sen society
Image credit: Sentinels

A slightly different version of a fan engagement platform, the SEN Society was launched in May 2023 by North American organisation Sentinels. The platform requires users to pay a monthly subscription to access it and allows fans to access behind-the-scenes footage that is not suitable for social media platforms such as Facebook, X or Instagram. The subscribers also receive a physical ID card when subscribing and can apply for exclusive meet and greets with players. The ID card offers further benefits, such as merchandise discounts for in-person events and sales to card owners.

Image credit: Fnatic

The fan app for esports organisation Fnatic is closer to projects created by football clubs and other sports companies. Focused on results and match data, the app allows users to access detailed post-patch stats and data, see previews of upcoming Fnatic games and other game data. In addition, the app allows for predictions and lets users position themselves on a global leaderboard. The Fnatic app also features voting for MVPs for Fnatic matches and behind-the-scenes content. 

Image credit: LOUD

Brazilian esports organisation LOUD created its fan engagement platform, the LOUD Club, in 2022. The company notably announced that there will be more than R$1m (~£180,000) of rewards for users of the app, which is also powered by Web3 technology. Similar to many other platforms, users can be rewarded for completing tasks, such as watching games and following LOUD’s social media. The rewards can then be exchanged for merchandise and other valuables.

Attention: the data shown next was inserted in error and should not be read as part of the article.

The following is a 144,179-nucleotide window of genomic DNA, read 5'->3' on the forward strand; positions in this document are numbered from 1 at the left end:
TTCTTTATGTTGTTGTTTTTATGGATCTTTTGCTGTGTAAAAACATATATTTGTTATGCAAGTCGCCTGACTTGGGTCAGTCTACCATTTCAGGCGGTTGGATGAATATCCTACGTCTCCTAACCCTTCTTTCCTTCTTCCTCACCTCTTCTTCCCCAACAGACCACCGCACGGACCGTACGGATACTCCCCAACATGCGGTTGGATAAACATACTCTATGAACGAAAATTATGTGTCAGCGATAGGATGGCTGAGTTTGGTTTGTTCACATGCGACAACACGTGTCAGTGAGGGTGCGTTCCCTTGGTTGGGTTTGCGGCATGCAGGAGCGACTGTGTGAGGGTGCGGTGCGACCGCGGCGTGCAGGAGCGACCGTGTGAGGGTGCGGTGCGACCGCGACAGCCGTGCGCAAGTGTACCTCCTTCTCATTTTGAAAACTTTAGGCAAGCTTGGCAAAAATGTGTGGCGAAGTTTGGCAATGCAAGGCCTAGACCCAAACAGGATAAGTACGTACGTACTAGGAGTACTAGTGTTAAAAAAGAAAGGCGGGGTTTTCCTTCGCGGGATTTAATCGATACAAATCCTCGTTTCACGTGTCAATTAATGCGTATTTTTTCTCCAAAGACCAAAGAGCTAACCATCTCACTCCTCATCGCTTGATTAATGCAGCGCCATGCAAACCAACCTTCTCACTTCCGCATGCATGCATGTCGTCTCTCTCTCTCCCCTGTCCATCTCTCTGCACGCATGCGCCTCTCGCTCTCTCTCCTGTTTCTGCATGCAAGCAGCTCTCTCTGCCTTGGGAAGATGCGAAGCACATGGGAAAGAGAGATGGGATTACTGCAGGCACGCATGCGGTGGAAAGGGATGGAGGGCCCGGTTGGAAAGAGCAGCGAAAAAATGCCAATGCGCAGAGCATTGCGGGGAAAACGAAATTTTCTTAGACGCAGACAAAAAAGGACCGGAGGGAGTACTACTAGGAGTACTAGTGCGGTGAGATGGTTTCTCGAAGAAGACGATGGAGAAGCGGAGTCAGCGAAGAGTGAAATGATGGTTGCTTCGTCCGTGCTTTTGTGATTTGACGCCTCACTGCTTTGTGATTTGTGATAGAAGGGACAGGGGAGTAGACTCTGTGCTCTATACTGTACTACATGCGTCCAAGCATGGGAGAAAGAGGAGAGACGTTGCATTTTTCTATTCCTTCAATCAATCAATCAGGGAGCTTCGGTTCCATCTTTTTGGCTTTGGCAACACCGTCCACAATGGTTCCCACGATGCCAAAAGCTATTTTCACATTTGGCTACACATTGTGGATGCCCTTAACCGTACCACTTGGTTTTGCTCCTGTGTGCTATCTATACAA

Liquid MMO
Image Credit: Team Liquid

Esports organisation Team Liquid is one of the oldest and most successful in esports, and one of the few that has undergone iterations of its fan engagement app. The fan platform, called Liquid+, initially allowed for score tracking, behind-the-scenes content and earning points that can be redeemed for rewards. The app is set to be upgraded and relaunched in 2024 through a partnership with blockchain companies Xborg and Sui, and will include blockchain-based systems such as digital avatars and digital collectibles. 

 G2 Esports app
Image credit: G2 Esports

Similar in idea to Fnatic’s fan app, the G2 app provides users with many of the same features but offers two separate tiers — one free and the other one paid. The paid version, called Premium, allows users access to limited edition merchandise, as well as the ability to vote on new merchandise drops and designs. In addition, points received for watching G2 play are doubled and users can receive free rewards during live events, in addition to discounts on tickets for said events. The app offers more to paying customers, including exclusive content, higher chances of winning raffles and voting on content that is to be created. 

This is not a definitive list and the apps are not ranked in any particular order. 

Ivan Šimić
Ivan comes from Croatia, loves weird simulator games, and is terrible at playing anything else. Spent 5 years writing about tech and esports in Croatia, and is now doing it here.